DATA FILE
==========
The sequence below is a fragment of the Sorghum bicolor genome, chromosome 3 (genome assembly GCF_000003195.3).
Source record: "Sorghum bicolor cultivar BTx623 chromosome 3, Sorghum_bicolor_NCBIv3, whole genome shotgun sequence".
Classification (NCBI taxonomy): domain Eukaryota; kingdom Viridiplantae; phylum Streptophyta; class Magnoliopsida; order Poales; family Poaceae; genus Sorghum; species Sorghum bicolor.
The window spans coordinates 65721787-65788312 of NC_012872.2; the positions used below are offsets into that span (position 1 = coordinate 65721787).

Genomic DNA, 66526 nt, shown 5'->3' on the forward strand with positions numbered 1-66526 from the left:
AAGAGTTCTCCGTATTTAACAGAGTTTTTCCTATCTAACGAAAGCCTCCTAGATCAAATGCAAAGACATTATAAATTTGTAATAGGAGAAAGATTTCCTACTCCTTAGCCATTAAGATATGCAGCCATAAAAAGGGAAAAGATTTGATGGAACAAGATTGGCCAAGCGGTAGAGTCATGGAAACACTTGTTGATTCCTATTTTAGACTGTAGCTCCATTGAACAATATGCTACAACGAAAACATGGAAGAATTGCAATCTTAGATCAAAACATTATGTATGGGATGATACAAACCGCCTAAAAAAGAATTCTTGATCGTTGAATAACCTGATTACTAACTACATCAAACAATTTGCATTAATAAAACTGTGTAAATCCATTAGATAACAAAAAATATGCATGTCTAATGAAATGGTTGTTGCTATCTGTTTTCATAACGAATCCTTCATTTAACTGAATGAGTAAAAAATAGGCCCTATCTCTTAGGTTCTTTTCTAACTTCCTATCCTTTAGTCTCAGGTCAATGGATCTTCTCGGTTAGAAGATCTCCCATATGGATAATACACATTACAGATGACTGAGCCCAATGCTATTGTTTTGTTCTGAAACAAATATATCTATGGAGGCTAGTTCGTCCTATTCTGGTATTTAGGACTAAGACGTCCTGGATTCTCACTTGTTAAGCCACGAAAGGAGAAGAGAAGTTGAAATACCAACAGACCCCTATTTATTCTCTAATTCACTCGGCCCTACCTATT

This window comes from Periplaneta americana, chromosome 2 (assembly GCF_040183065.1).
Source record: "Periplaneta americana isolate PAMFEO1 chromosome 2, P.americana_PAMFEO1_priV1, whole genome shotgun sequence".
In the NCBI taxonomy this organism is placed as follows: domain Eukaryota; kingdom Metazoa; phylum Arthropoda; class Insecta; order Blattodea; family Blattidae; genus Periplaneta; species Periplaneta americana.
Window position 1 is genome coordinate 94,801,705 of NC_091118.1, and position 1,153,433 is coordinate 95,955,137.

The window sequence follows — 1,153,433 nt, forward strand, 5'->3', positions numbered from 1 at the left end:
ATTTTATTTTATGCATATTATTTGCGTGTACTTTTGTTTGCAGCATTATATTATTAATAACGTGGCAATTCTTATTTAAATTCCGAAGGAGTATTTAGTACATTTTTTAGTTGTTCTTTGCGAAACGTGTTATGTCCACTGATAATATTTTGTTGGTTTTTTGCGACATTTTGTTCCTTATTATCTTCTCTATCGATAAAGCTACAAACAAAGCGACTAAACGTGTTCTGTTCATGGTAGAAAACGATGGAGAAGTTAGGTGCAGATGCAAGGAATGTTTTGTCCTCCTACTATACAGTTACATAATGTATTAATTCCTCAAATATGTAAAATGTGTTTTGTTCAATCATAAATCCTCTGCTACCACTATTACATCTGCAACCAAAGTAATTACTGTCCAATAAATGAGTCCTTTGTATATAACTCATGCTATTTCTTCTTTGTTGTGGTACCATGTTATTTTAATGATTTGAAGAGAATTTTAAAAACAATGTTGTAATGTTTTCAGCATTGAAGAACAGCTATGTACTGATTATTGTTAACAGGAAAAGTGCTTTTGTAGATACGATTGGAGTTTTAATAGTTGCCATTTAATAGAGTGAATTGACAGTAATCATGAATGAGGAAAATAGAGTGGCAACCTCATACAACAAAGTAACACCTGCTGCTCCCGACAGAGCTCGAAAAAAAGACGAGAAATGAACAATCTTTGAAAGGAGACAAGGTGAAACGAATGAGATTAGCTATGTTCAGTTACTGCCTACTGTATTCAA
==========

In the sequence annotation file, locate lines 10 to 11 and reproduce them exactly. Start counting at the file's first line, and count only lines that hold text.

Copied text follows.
Window position 1 is genome coordinate 94,801,705 of NC_091118.1, and position 1,153,433 is coordinate 95,955,137.

The window sequence follows — 1,153,433 nt, forward strand, 5'->3', positions numbered from 1 at the left end: